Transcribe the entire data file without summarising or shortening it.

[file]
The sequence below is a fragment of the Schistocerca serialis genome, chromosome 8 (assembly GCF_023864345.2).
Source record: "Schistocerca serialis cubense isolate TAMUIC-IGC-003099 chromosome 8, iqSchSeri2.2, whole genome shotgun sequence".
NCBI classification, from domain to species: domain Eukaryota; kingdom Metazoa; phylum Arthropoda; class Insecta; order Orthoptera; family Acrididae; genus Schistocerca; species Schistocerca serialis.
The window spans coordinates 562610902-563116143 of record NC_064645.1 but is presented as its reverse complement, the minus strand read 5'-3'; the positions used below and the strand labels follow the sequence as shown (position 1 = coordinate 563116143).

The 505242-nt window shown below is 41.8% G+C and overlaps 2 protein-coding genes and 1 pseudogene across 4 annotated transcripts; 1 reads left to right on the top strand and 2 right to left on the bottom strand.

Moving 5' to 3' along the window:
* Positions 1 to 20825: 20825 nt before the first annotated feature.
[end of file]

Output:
The sequence below is a fragment of the Schistocerca serialis genome, chromosome 8 (assembly GCF_023864345.2).
Source record: "Schistocerca serialis cubense isolate TAMUIC-IGC-003099 chromosome 8, iqSchSeri2.2, whole genome shotgun sequence".
NCBI classification, from domain to species: domain Eukaryota; kingdom Metazoa; phylum Arthropoda; class Insecta; order Orthoptera; family Acrididae; genus Schistocerca; species Schistocerca serialis.
The window spans coordinates 562610902-563116143 of record NC_064645.1 but is presented as its reverse complement, the minus strand read 5'-3'; the positions used below and the strand labels follow the sequence as shown (position 1 = coordinate 563116143).

The 505242-nt window shown below is 41.8% G+C and overlaps 2 protein-coding genes and 1 pseudogene across 4 annotated transcripts; 1 reads left to right on the top strand and 2 right to left on the bottom strand.

Moving 5' to 3' along the window:
* Positions 1 to 20825: 20825 nt before the first annotated feature.